How it all began at Maria Seva Sangha

Sometimes one particular incident sparks off a major change and that seems to be the case with how Maria Seva Sangha was set up. Ms. Ethel Brito was volunteering with a small school in Ashoknagar, and purely out of curiosity she asked a class of 60 students this simple question: “How many of you bring lunch to school?”

24 hands shot up. That shocked her when she realized the majority were hungry. Then, she said, “Open the tiffin boxes children, I’d like to see what you have brought.” This was at the gentle prompting of the principal. It turns out that 11 of the 24 boxes were empty. Says Ethel, “Those kids were too proud to say they were hungry, so they just carried an empty box.”  This sole incident led to the setup of Maria Seva Sangha – an organization through which she would provide midday meals and more to underprivileged school kids.,

Infact, another problem in schools that came to her attention was poor attendance. An old newspaper article quotes her as saying, “The poor kids preferred going to work as domestic help in order to get some food rather than go hungry to school. This was an issue that had to be addressed if we were to bring the little ones back into schools.” Providing mid-day meals seemed to be the right step to take because attendance rose sharply to 80% after that.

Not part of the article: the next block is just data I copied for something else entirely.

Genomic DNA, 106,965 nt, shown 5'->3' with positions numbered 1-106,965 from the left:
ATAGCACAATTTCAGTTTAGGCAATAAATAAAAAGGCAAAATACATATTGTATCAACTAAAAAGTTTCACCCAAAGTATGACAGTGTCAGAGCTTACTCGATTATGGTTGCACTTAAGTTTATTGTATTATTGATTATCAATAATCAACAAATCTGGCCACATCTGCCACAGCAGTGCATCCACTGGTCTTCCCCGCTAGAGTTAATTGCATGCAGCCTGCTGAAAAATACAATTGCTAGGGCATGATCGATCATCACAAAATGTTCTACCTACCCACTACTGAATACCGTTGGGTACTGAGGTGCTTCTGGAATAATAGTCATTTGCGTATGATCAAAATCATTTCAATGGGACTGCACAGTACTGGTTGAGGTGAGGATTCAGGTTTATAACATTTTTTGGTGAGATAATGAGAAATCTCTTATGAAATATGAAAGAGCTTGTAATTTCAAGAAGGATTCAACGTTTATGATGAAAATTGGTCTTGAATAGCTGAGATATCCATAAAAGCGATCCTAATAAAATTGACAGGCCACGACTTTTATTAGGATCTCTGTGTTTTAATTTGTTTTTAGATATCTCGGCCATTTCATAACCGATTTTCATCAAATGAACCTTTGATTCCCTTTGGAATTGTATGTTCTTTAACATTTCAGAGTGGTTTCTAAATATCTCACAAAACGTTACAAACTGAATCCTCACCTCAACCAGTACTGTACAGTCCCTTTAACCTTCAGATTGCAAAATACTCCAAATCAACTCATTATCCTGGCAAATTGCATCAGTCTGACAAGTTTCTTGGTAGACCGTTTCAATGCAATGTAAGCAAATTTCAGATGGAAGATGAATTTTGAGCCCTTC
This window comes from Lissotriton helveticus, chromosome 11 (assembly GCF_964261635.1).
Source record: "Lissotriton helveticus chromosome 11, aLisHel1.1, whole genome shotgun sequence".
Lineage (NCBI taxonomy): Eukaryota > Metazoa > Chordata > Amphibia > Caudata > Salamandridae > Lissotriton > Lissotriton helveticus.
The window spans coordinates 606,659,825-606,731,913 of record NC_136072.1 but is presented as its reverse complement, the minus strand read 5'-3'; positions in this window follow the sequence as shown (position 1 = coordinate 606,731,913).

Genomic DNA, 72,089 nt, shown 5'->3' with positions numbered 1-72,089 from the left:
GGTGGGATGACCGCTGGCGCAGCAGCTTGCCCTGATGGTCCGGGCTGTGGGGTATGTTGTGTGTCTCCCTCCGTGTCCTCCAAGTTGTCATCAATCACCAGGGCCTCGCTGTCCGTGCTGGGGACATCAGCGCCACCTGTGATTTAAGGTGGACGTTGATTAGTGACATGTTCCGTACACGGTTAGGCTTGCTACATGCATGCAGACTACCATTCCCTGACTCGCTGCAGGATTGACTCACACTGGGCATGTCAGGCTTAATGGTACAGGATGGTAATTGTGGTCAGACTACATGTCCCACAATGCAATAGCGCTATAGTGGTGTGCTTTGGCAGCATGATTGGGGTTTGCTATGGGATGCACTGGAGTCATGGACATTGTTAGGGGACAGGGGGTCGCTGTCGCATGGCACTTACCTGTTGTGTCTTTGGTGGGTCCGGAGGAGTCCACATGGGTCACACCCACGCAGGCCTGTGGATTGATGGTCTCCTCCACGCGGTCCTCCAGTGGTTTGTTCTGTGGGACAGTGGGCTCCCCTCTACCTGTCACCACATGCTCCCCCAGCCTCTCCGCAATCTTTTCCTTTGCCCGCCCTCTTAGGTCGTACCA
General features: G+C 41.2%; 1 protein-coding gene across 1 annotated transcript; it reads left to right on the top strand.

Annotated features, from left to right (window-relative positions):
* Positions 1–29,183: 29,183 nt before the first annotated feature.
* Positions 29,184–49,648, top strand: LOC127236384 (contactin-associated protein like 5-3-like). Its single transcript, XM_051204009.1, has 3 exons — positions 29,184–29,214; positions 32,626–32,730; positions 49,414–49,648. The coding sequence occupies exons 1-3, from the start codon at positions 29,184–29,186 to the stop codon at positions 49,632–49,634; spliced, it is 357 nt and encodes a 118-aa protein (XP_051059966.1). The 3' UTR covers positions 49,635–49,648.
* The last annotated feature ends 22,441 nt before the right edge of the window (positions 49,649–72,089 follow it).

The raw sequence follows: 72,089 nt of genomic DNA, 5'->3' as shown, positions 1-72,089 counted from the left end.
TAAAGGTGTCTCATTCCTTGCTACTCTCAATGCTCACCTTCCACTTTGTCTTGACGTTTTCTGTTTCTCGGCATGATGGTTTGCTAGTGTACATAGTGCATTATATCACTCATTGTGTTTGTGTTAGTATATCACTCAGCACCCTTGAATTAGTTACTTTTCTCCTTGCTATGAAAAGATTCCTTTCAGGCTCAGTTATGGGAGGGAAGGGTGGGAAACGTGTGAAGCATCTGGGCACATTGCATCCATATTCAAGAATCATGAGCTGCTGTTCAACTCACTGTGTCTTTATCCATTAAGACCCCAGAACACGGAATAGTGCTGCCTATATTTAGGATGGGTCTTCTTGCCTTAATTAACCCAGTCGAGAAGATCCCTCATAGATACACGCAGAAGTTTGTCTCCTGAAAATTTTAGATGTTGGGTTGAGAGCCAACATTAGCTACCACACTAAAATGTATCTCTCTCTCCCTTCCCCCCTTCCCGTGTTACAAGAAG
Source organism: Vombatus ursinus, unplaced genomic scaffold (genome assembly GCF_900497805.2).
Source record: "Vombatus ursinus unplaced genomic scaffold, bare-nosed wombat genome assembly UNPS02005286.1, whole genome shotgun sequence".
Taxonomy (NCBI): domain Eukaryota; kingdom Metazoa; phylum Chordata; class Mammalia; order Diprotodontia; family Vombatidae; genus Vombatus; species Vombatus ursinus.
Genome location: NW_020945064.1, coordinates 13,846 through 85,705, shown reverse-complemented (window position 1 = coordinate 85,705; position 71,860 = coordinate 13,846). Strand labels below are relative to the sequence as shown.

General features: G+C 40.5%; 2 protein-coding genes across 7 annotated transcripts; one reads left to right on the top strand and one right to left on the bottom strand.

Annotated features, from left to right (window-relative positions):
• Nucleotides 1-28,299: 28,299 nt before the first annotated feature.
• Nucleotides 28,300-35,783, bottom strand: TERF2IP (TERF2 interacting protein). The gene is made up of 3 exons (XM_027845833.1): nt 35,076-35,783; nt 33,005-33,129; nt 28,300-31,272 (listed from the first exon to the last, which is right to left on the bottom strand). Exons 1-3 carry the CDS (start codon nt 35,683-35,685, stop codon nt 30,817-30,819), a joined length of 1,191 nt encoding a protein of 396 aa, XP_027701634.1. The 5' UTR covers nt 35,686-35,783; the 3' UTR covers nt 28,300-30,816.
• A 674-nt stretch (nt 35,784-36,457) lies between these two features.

Educated in the Good Shepherd Convent, Bangalore, Ethel joined the Government service soon after her graduation. She rose through the ranks to become the Deputy Director of Information and Publicity in the Government of Karnataka. An old newspaper article quotes her as saying, “It was tough going. I was faced with severe male chauvinism during the ’60’s and’70’s, but I never gave up and with sheer belief in myself I carried on to reach a reasonable level of success.”

And on how it all built up – “Slowly,” she says, “we found more and more families that required help. Either there was an irresponsible father who frittered or drank up all his earnings with a wife who was unemployed, unable to work as she had the children to look after. Or the man of the house was disabled or seriously ill with no means of earning a livelihood for his family.” The poor, mainly from the slums of Murphy Town and Munnivenkatappa Gardens, came to them for help. Even the old and destitute whom their children could not support and look after started coming in for help. “That was heartrending,” says Ethel. “It was not that their families did not want them, there just wasn’t enough to go around.”

Throughout her career her husband, Anslem, supported her whole heartedly and they untiringly spent all their free time doing social work and jointly helping the poor. She currently lives in an old age home after she sold her own house and donated a chunk of the sale proceeds to welfare projects.

Leave a Reply

This site uses Akismet to reduce spam. Learn how your comment data is processed.